|Publication number||US6575774 B2|
|Application number||US 09/881,680|
|Publication date||Jun 10, 2003|
|Filing date||Jun 18, 2001|
|Priority date||Jun 18, 2001|
|Also published as||US20020192989|
|Publication number||09881680, 881680, US 6575774 B2, US 6575774B2, US-B2-6575774, US6575774 B2, US6575774B2|
|Inventors||Yun Ling, Daniel Tong|
|Original Assignee||Intel Corporation|
|Export Citation||BiBTeX, EndNote, RefMan|
|Patent Citations (2), Referenced by (56), Classifications (11), Legal Events (4)|
|External Links: USPTO, USPTO Assignment, Espacenet|
1. Field of the Invention
This invention relates to connectors, and more specifically to connectors capable of handling high electric current.
2. Background Information
Electronic cards and modules usually are plugged into a connector that may be located on a motherboard, backpanel, or other printed circuit board (PCB). The connector on the PCB must be able to handle the electric current that flows between the electronic module and the PCB through the connector pins. Certain electronic modules, e.g., power supplies and voltage regulator modules, produce excessively high amounts of current through the connector pins.
FIG. 1 shows a cross-sectional diagram of a currently used voltage regulator module (VRM) connector design. This VRM connector is a modified Industry Standard Architecture (ISA) connector. The cross-section includes two individual contacts 12. Each contact is stamped and formed with one mating interface. Each contact is cold stacked in housing 10 at a 0.1″ pitch. Contacts 12 must rely on the housing to hold themselves. When the connector is at high temperature, as a result of high current, the housing material will creep/soften and contacts 12 will lose the support from housing 10. This, combined with the contact material stress relaxation, causes the contact 12 spring loosing normal force, leading to contact interface failure. For this reason, the current carrying capability for this connector is limited to about 3.4 amps per contact. At a given form factor of less than 4″, the maximum current that the connector in FIG. 1 can handle is only about 80 amps.
FIG. 2 shows a tuning fork contact design that may be used in a connector. This contact may be used to overcome the problems of the contacts in FIG. 1. With a tuning fork contact, the housing no longer plays any role in generating the contact normal force and, therefore, a key failure mechanism is eliminated. The normal force from VR module insertion is self contained in the contact. However, because of the blanking process limitation in the manufacturing of a tuning fork contact, the contact material thickness must be relatively thin and the small contact cross-sectional area will limit the current carrying capability.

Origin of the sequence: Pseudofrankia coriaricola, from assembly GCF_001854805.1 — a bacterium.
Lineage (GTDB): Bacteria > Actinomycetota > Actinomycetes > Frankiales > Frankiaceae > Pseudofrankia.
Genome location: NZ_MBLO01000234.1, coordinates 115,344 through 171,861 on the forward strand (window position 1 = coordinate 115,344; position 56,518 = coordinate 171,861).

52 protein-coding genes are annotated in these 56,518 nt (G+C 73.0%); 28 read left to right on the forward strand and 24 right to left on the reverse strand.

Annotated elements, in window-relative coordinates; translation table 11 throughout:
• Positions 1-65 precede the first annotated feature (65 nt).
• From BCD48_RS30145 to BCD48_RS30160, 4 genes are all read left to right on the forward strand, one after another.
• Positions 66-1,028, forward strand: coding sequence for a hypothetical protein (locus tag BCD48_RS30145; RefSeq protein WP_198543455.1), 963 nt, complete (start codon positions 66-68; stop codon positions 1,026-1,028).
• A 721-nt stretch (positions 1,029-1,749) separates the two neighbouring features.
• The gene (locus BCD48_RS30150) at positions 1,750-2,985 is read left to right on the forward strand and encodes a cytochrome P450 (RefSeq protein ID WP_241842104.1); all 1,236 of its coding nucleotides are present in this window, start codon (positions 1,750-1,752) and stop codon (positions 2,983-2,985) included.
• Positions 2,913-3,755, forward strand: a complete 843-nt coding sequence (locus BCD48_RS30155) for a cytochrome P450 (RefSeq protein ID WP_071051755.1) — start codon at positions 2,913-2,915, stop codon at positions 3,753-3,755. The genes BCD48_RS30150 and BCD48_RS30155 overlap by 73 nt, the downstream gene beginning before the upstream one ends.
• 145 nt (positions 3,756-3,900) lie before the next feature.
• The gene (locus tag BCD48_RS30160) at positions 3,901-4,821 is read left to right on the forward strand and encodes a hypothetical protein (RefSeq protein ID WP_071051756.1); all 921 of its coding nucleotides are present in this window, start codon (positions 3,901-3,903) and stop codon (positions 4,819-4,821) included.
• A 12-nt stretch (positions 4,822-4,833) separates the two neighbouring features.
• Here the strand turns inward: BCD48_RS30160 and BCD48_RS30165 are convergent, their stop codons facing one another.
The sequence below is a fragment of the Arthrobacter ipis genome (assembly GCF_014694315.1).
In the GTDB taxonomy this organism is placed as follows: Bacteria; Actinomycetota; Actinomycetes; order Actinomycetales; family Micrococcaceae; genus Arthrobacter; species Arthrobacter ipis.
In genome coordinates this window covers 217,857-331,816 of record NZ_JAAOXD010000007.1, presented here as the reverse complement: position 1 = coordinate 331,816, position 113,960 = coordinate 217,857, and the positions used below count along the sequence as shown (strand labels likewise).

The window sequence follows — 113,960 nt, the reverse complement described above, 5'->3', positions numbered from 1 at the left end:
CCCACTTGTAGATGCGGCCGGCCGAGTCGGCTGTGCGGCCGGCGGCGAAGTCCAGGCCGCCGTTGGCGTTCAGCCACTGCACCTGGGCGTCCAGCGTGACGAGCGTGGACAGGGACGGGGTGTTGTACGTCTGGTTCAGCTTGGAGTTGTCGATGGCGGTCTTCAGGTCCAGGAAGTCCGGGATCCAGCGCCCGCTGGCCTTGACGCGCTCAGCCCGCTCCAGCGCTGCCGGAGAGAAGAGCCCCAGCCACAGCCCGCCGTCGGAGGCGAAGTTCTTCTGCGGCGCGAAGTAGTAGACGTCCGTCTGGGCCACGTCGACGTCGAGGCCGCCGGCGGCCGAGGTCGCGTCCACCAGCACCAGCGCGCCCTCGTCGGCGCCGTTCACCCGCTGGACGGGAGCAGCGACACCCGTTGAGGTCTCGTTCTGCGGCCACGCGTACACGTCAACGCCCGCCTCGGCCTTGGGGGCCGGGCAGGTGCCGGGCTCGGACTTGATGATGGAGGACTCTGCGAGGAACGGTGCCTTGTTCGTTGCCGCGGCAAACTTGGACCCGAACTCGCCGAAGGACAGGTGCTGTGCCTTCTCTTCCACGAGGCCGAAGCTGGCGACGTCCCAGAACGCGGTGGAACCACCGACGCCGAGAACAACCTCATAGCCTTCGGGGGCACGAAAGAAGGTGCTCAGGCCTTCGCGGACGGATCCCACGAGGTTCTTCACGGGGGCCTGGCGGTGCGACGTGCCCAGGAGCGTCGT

FIG. 3 shows a diagram of another currently used power connector. High current power connectors generally use wide, blade-like contacts, such as the one used in CrownEdge from Tyco-Elcon. The CrownEdge contacts are problematic in that the inductance is relatively high. Moreover, the cost is also relatively high because of the contact design and assembly (i.e., an extra part called the “contact holder” is used in the connector).
Power delivery and management is perhaps the biggest challenge facing some corporations today. Certain server and workstation platforms use voltage regulator modules to supply power to central processing units (CPU). Currently, many voltage regulator connectors can only carry about 80 amperes of current and cannot be used for future designs which may require 100 amperes of current and above. Therefore, there is a need for a connector with contacts for a voltage regulator module that may handle 100 amperes of current within a given specific form factor, and scalable to handle a much higher level.
The present invention is further described in the detailed description which follows in reference to the noted plurality of drawings by way of non-limiting examples of embodiments of the present invention in which like reference numerals represent similar parts throughout the several views of the drawings and wherein:
FIG. 1 is a cross-sectional diagram of a currently used voltage regulator module (VRM) connector design;
FIG. 2 is a tuning fork contact design that may be used in a connector;
FIG. 3 is a diagram of another currently used power connector;
FIG. 4 is a diagram of an unassembled high current connector according to an example embodiment of the present invention;
FIG. 5 is a diagram of a power and ground contact according to an example embodiment of the present invention;
FIG. 6 is a diagram of an alternating pattern of power and ground pins according to an example embodiment of the present invention;
FIG. 7 is a diagram of a housing according to an example embodiment of the present invention;
FIG. 8 is a diagram of a housing cut in half according to an example embodiment of the present invention; and
FIG. 9 is a side view diagram of a connector according to an example embodiment of the present invention.
The particulars shown herein are by way of example and for purposes of illustrative discussion of the embodiments of the present invention. The description taken with the drawings make it apparent to those skilled in the art how the present invention may be embodied in practice.
Reference in the specification to “one embodiment” or “an embodiment”means that a particular feature, structure, or characteristic described in connection with the embodiment is included in at least one embodiment of the invention. The appearances of the phrase “in one embodiment” in various places in the specification are not necessarily all referring to the same embodiment.
The present invention relates to a connector capable of handling high current, for example, from a voltage regulator module (VRM). The connector includes a plurality of contacts that include, power contacts, ground contacts, and may include signal contacts. The power contacts and ground contacts are arranged in an alternating pattern in the connector. Each power contact and ground contact includes two wide blade-like mating surfaces facing each other but offset, as well as two or more solder tails allowing electrical connection to an electric circuit on a motherboard or backpanel or PCB.